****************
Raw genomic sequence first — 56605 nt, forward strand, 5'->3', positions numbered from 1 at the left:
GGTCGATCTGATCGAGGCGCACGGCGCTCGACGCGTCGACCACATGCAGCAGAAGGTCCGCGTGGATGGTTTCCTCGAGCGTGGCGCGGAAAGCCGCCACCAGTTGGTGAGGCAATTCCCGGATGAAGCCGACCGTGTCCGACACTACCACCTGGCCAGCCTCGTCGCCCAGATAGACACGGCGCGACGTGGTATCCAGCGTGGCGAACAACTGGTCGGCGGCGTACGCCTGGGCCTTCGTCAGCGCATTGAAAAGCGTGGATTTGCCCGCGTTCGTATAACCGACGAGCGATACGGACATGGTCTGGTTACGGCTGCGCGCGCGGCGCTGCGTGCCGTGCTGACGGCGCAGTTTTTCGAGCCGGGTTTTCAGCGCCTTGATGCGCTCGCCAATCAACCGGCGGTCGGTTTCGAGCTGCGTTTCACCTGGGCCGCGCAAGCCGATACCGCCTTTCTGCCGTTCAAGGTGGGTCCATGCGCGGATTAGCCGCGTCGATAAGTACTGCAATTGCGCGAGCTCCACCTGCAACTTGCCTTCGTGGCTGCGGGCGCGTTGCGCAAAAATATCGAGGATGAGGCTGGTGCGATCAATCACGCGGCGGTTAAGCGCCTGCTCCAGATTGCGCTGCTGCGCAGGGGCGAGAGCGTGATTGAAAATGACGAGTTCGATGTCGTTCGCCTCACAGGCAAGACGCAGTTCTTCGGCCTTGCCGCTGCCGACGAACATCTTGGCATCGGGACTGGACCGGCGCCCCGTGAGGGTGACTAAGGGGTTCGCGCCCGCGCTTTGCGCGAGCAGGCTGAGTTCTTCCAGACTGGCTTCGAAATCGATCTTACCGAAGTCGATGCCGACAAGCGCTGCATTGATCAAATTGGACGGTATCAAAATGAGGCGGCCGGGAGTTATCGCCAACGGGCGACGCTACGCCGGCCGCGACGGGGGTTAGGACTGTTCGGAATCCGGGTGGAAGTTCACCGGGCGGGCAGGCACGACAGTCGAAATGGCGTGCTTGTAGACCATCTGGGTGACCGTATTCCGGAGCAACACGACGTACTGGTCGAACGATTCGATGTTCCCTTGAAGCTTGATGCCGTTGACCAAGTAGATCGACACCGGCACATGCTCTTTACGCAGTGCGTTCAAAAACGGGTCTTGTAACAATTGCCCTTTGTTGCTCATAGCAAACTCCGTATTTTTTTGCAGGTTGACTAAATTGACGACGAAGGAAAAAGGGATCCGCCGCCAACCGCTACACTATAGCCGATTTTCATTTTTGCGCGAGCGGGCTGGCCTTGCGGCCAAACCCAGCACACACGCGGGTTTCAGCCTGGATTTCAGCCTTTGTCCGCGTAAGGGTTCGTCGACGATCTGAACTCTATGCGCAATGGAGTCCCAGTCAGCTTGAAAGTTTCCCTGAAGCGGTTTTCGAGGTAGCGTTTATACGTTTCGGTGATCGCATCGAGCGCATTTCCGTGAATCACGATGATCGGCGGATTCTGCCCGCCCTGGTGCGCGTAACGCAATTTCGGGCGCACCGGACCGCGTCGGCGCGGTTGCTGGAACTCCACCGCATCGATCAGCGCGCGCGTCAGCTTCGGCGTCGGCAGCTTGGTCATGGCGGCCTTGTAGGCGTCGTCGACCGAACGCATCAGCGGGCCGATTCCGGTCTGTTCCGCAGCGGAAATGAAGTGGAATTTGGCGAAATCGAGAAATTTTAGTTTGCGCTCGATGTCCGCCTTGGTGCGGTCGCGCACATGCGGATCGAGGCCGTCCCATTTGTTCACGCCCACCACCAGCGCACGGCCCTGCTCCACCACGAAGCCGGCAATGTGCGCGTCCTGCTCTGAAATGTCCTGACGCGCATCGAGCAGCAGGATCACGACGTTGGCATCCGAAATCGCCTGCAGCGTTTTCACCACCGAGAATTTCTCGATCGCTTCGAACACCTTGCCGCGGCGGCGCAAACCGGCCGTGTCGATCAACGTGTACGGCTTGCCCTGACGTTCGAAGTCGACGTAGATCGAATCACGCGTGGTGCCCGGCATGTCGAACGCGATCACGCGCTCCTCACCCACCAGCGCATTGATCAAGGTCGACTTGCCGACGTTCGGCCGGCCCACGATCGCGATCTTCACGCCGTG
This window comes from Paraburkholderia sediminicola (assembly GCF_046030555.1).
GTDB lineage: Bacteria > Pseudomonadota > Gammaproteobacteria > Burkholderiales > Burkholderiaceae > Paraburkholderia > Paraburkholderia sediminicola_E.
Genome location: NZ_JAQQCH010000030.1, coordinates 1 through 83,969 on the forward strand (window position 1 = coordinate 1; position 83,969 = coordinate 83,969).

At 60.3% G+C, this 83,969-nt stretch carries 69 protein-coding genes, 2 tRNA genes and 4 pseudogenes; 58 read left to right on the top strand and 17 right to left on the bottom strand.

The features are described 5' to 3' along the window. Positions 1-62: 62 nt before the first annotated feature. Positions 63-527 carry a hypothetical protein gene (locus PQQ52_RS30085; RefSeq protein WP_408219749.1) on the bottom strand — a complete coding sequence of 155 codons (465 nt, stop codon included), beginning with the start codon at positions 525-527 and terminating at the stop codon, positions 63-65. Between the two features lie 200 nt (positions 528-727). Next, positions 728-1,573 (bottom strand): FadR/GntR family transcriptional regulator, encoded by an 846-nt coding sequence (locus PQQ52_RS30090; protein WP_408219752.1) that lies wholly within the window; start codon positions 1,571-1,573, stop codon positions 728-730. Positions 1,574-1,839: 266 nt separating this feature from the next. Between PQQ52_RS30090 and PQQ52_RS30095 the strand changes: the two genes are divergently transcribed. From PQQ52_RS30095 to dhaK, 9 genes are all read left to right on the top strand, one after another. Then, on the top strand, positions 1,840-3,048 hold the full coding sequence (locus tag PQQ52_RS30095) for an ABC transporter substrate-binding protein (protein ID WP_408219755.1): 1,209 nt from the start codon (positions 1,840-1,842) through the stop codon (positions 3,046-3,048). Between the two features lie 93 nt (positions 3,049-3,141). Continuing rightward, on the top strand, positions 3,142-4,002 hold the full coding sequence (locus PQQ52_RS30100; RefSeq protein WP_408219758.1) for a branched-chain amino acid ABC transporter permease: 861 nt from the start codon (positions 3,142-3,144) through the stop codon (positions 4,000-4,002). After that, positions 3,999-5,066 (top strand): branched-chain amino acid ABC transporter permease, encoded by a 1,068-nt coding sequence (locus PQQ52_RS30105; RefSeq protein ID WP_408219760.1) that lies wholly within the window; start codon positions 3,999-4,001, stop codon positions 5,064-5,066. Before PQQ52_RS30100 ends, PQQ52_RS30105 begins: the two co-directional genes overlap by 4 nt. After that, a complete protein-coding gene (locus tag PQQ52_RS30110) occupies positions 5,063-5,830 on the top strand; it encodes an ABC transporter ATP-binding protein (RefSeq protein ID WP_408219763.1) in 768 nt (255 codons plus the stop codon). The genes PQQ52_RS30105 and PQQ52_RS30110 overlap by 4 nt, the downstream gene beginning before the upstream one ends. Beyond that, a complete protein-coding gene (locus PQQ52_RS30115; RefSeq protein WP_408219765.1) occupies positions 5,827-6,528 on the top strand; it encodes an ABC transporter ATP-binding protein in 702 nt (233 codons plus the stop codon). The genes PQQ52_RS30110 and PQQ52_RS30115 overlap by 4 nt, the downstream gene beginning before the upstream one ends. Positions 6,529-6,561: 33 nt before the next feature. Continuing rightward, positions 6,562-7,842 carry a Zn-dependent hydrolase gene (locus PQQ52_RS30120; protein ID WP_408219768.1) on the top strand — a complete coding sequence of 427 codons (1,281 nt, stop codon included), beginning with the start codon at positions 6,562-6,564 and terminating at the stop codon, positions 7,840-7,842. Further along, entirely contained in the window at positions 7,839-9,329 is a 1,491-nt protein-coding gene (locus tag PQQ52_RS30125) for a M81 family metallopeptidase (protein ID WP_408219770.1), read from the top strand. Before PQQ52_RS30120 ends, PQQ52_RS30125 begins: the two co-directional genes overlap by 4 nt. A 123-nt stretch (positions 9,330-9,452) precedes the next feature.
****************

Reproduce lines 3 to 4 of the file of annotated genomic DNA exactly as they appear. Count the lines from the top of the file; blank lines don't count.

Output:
This window comes from Paraburkholderia sediminicola (assembly GCF_046030555.1).
GTDB lineage: Bacteria > Pseudomonadota > Gammaproteobacteria > Burkholderiales > Burkholderiaceae > Paraburkholderia > Paraburkholderia sediminicola_E.